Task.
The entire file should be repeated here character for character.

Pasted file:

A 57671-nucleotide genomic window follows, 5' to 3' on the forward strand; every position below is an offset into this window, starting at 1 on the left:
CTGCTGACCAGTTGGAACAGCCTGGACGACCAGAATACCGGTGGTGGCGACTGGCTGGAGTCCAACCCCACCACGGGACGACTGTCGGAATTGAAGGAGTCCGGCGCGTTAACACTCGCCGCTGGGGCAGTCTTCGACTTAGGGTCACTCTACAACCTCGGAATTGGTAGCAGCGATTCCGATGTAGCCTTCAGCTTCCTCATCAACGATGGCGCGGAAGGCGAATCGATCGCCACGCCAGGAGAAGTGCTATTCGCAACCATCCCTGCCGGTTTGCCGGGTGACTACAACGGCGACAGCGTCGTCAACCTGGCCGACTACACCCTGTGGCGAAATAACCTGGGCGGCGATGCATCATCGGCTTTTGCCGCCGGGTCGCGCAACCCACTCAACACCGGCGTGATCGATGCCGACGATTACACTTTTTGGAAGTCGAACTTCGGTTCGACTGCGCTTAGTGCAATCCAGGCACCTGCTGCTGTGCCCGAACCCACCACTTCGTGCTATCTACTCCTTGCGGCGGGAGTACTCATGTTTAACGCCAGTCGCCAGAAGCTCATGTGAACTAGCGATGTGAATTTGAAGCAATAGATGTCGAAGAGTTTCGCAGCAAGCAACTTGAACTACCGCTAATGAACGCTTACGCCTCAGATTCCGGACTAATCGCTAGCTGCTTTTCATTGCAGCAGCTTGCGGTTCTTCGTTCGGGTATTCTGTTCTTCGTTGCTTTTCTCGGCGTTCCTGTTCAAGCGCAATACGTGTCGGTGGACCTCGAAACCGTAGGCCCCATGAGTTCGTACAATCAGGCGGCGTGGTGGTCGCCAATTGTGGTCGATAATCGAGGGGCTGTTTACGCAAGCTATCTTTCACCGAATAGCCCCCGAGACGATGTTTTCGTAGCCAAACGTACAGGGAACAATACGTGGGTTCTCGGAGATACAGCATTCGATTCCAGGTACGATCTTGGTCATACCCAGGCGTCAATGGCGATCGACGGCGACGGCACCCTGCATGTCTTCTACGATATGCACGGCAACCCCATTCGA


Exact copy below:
A 57671-nucleotide genomic window follows, 5' to 3' on the forward strand; every position below is an offset into this window, starting at 1 on the left:
CTGCTGACCAGTTGGAACAGCCTGGACGACCAGAATACCGGTGGTGGCGACTGGCTGGAGTCCAACCCCACCACGGGACGACTGTCGGAATTGAAGGAGTCCGGCGCGTTAACACTCGCCGCTGGGGCAGTCTTCGACTTAGGGTCACTCTACAACCTCGGAATTGGTAGCAGCGATTCCGATGTAGCCTTCAGCTTCCTCATCAACGATGGCGCGGAAGGCGAATCGATCGCCACGCCAGGAGAAGTGCTATTCGCAACCATCCCTGCCGGTTTGCCGGGTGACTACAACGGCGACAGCGTCGTCAACCTGGCCGACTACACCCTGTGGCGAAATAACCTGGGCGGCGATGCATCATCGGCTTTTGCCGCCGGGTCGCGCAACCCACTCAACACCGGCGTGATCGATGCCGACGATTACACTTTTTGGAAGTCGAACTTCGGTTCGACTGCGCTTAGTGCAATCCAGGCACCTGCTGCTGTGCCCGAACCCACCACTTCGTGCTATCTACTCCTTGCGGCGGGAGTACTCATGTTTAACGCCAGTCGCCAGAAGCTCATGTGAACTAGCGATGTGAATTTGAAGCAATAGATGTCGAAGAGTTTCGCAGCAAGCAACTTGAACTACCGCTAATGAACGCTTACGCCTCAGATTCCGGACTAATCGCTAGCTGCTTTTCATTGCAGCAGCTTGCGGTTCTTCGTTCGGGTATTCTGTTCTTCGTTGCTTTTCTCGGCGTTCCTGTTCAAGCGCAATACGTGTCGGTGGACCTCGAAACCGTAGGCCCCATGAGTTCGTACAATCAGGCGGCGTGGTGGTCGCCAATTGTGGTCGATAATCGAGGGGCTGTTTACGCAAGCTATCTTTCACCGAATAGCCCCCGAGACGATGTTTTCGTAGCCAAACGTACAGGGAACAATACGTGGGTTCTCGGAGATACAGCATTCGATTCCAGGTACGATCTTGGTCATACCCAGGCGTCAATGGCGATCGACGGCGACGGCACCCTGCATGTCTTCTACGATATGCACGGCAACCCCATTCGA